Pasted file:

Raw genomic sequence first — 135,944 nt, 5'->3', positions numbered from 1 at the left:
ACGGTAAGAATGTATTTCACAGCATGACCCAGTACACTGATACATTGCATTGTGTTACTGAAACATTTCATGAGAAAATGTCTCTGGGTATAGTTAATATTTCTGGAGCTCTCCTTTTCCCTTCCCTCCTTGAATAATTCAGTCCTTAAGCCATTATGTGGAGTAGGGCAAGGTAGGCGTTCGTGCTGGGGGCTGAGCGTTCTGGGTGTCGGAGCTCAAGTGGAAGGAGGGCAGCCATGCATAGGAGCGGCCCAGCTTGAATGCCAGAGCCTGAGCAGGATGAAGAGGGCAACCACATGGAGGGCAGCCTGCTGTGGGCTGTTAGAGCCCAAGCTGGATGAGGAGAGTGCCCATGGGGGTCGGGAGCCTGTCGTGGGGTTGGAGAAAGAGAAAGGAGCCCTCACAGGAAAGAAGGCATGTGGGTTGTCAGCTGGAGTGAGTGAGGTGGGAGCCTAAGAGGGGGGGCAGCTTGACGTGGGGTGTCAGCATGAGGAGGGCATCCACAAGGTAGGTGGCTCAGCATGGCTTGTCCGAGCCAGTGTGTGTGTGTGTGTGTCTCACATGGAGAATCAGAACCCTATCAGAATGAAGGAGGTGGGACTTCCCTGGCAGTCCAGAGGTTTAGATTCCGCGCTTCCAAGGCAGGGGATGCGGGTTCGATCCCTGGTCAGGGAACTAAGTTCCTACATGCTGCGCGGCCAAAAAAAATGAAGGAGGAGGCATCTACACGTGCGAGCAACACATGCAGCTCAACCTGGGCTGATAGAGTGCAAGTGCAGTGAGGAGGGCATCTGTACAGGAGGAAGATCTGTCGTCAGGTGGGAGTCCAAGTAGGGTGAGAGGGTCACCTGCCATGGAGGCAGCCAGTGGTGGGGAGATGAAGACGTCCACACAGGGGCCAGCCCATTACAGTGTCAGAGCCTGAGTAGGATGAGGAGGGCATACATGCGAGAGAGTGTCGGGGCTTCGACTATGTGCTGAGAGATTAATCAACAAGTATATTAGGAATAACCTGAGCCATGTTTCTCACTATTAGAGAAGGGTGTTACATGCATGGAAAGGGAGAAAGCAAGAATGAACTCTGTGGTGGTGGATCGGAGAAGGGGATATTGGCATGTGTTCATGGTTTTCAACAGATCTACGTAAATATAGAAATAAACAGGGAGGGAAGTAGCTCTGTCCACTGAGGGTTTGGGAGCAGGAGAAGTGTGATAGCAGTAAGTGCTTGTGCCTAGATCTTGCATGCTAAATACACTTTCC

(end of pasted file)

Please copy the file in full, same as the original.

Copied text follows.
Raw genomic sequence first — 135,944 nt, 5'->3', positions numbered from 1 at the left:
ACGGTAAGAATGTATTTCACAGCATGACCCAGTACACTGATACATTGCATTGTGTTACTGAAACATTTCATGAGAAAATGTCTCTGGGTATAGTTAATATTTCTGGAGCTCTCCTTTTCCCTTCCCTCCTTGAATAATTCAGTCCTTAAGCCATTATGTGGAGTAGGGCAAGGTAGGCGTTCGTGCTGGGGGCTGAGCGTTCTGGGTGTCGGAGCTCAAGTGGAAGGAGGGCAGCCATGCATAGGAGCGGCCCAGCTTGAATGCCAGAGCCTGAGCAGGATGAAGAGGGCAACCACATGGAGGGCAGCCTGCTGTGGGCTGTTAGAGCCCAAGCTGGATGAGGAGAGTGCCCATGGGGGTCGGGAGCCTGTCGTGGGGTTGGAGAAAGAGAAAGGAGCCCTCACAGGAAAGAAGGCATGTGGGTTGTCAGCTGGAGTGAGTGAGGTGGGAGCCTAAGAGGGGGGGCAGCTTGACGTGGGGTGTCAGCATGAGGAGGGCATCCACAAGGTAGGTGGCTCAGCATGGCTTGTCCGAGCCAGTGTGTGTGTGTGTGTGTCTCACATGGAGAATCAGAACCCTATCAGAATGAAGGAGGTGGGACTTCCCTGGCAGTCCAGAGGTTTAGATTCCGCGCTTCCAAGGCAGGGGATGCGGGTTCGATCCCTGGTCAGGGAACTAAGTTCCTACATGCTGCGCGGCCAAAAAAAATGAAGGAGGAGGCATCTACACGTGCGAGCAACACATGCAGCTCAACCTGGGCTGATAGAGTGCAAGTGCAGTGAGGAGGGCATCTGTACAGGAGGAAGATCTGTCGTCAGGTGGGAGTCCAAGTAGGGTGAGAGGGTCACCTGCCATGGAGGCAGCCAGTGGTGGGGAGATGAAGACGTCCACACAGGGGCCAGCCCATTACAGTGTCAGAGCCTGAGTAGGATGAGGAGGGCATACATGCGAGAGAGTGTCGGGGCTTCGACTATGTGCTGAGAGATTAATCAACAAGTATATTAGGAATAACCTGAGCCATGTTTCTCACTATTAGAGAAGGGTGTTACATGCATGGAAAGGGAGAAAGCAAGAATGAACTCTGTGGTGGTGGATCGGAGAAGGGGATATTGGCATGTGTTCATGGTTTTCAACAGATCTACGTAAATATAGAAATAAACAGGGAGGGAAGTAGCTCTGTCCACTGAGGGTTTGGGAGCAGGAGAAGTGTGATAGCAGTAAGTGCTTGTGCCTAGATCTTGCATGCTAAATACACTTTCC